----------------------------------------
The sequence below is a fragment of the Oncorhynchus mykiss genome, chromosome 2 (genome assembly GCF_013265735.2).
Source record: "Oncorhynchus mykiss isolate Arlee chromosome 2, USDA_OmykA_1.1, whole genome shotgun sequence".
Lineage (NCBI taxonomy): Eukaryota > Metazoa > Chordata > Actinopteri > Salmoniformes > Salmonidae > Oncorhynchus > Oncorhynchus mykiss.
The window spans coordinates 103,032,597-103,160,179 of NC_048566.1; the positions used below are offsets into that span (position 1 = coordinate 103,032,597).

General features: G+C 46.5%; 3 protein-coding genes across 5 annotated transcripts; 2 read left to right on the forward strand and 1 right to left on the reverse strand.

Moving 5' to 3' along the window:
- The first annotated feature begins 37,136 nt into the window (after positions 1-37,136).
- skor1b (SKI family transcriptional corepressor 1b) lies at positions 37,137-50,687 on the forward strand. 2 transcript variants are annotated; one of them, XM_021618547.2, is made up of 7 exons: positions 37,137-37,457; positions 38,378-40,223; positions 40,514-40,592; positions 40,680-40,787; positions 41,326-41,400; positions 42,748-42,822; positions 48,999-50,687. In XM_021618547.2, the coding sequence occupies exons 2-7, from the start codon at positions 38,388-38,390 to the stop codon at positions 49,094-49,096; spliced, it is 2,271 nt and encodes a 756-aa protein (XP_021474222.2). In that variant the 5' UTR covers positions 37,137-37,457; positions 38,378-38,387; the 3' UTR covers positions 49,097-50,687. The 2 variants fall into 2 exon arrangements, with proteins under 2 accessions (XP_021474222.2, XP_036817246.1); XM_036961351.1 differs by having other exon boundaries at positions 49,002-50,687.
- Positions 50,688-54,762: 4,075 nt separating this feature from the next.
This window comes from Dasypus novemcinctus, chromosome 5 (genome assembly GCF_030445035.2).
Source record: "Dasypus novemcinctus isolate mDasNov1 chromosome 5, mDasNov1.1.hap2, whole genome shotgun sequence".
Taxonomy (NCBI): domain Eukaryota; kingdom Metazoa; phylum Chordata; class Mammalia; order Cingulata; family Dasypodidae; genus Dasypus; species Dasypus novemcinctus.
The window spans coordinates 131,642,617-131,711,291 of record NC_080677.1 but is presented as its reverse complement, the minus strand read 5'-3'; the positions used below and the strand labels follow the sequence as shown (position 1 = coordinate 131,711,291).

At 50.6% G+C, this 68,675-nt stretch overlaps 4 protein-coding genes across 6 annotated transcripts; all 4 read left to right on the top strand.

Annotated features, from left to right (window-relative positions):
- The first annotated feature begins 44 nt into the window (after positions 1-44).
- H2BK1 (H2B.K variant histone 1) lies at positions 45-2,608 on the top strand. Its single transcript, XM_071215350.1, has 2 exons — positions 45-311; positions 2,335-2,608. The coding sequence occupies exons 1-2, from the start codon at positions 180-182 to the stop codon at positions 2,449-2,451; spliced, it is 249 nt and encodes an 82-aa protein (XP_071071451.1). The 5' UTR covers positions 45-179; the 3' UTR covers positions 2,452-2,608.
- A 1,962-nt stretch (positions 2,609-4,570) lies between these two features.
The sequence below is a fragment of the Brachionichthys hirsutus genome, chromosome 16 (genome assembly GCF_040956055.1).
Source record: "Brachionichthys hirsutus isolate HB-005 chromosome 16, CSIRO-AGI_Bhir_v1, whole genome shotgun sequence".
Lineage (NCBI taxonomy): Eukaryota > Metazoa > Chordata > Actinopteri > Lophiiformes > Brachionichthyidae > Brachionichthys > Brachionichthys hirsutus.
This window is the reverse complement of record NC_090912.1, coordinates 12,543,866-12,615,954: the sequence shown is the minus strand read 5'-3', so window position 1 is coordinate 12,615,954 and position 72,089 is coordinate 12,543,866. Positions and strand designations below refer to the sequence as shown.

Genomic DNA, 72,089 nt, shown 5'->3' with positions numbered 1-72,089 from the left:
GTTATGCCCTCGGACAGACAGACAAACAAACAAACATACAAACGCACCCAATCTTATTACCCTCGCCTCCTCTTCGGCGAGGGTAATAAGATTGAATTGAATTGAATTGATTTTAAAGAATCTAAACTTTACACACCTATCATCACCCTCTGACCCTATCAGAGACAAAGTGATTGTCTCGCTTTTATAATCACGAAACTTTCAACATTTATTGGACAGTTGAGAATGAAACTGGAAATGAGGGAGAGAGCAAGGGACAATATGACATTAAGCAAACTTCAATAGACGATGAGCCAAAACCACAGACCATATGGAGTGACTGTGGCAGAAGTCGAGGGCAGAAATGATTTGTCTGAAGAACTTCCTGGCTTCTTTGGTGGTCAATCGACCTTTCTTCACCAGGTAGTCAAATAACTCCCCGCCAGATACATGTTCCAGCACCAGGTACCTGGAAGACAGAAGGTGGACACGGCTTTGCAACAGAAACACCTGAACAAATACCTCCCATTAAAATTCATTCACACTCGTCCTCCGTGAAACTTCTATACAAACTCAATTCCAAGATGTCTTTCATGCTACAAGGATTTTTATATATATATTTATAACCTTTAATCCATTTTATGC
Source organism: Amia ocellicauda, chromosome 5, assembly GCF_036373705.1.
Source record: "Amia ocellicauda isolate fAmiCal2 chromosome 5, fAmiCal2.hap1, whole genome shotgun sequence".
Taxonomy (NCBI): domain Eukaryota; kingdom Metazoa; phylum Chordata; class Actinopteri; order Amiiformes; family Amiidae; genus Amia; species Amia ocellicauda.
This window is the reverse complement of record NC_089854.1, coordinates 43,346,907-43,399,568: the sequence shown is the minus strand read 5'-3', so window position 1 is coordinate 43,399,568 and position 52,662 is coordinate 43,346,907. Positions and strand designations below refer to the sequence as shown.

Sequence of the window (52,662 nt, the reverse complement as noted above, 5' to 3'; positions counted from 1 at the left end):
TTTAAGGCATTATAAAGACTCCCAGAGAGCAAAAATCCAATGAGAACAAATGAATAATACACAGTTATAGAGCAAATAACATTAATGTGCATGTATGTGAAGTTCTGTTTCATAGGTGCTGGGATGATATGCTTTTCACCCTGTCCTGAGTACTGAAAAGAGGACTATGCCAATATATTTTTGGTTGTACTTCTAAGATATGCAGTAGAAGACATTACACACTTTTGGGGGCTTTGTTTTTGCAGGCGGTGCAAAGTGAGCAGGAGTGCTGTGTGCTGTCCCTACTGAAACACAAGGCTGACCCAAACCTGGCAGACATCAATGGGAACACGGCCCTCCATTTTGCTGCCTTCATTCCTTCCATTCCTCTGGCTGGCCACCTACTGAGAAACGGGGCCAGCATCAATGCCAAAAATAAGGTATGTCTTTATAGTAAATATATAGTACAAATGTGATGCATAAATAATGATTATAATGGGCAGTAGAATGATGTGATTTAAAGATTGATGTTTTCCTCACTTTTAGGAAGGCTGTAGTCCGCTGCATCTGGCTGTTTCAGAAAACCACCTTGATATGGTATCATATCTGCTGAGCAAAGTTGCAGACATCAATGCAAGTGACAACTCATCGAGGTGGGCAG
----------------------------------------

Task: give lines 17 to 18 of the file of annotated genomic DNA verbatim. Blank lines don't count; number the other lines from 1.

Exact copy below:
- H2BK1 (H2B.K variant histone 1) lies at positions 45-2,608 on the top strand. Its single transcript, XM_071215350.1, has 2 exons — positions 45-311; positions 2,335-2,608. The coding sequence occupies exons 1-2, from the start codon at positions 180-182 to the stop codon at positions 2,449-2,451; spliced, it is 249 nt and encodes an 82-aa protein (XP_071071451.1). The 5' UTR covers positions 45-179; the 3' UTR covers positions 2,452-2,608.
- A 1,962-nt stretch (positions 2,609-4,570) lies between these two features.